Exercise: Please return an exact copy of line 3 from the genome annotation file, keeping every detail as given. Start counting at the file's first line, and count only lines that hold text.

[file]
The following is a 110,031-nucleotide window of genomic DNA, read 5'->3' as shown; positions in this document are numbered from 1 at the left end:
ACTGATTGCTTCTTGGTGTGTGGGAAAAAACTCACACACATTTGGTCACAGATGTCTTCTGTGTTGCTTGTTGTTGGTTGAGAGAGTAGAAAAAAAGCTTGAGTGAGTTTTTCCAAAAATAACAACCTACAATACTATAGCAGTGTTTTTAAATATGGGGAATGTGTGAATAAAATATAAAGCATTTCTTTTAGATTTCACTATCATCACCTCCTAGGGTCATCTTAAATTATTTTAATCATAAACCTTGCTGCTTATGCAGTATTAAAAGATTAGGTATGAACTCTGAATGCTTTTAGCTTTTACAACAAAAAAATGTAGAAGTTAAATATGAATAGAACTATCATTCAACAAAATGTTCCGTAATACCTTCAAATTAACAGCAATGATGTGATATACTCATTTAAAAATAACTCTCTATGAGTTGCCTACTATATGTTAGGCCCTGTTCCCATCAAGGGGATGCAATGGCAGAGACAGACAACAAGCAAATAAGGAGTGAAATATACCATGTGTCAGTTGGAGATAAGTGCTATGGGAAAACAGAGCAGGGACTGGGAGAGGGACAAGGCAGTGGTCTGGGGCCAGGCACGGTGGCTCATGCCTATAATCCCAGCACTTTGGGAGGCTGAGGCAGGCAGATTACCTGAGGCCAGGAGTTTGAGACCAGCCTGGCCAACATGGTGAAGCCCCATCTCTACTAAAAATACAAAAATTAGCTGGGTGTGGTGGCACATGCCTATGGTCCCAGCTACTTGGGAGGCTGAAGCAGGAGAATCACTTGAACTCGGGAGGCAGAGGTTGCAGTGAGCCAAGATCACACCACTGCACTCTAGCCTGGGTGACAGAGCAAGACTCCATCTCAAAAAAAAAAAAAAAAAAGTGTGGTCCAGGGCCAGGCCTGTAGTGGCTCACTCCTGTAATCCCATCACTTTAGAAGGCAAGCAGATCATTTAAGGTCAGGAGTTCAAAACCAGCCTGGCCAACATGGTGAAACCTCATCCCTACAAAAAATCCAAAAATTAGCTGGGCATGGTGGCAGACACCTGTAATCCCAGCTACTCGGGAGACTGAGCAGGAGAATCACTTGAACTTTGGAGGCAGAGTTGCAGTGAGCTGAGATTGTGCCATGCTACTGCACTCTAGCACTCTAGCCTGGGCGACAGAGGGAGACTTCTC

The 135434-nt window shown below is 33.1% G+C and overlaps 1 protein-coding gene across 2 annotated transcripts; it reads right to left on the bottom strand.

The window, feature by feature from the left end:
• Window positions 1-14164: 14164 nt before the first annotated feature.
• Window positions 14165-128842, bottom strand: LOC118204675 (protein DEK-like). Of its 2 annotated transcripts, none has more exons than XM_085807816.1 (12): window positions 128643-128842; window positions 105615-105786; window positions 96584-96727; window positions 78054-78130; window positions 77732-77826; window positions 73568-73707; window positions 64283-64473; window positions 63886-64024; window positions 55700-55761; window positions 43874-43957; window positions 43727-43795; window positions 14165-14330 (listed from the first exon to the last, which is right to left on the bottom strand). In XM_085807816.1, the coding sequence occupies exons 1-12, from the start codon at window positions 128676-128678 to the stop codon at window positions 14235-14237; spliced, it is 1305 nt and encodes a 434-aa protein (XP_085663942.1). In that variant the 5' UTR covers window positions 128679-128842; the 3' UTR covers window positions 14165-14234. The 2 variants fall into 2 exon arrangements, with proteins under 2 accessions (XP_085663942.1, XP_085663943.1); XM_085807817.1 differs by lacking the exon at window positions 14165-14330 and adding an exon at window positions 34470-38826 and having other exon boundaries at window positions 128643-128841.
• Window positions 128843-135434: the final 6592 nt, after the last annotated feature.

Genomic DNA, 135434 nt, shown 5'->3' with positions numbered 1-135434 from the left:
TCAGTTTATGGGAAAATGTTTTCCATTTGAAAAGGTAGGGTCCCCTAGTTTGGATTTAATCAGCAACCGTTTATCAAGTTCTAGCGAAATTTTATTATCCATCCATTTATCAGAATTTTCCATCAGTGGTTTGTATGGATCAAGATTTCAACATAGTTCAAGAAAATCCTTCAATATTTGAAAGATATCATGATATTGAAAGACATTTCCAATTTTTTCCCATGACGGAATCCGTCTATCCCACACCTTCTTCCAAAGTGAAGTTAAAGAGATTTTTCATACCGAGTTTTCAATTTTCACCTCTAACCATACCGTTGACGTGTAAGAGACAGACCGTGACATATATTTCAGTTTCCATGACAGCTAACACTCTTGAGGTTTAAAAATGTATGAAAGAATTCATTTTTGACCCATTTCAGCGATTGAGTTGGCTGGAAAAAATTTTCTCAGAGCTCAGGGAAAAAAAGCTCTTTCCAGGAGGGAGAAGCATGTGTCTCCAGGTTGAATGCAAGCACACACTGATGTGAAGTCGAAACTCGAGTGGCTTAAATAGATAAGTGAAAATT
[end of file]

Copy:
The 135434-nt window shown below is 33.1% G+C and overlaps 1 protein-coding gene across 2 annotated transcripts; it reads right to left on the bottom strand.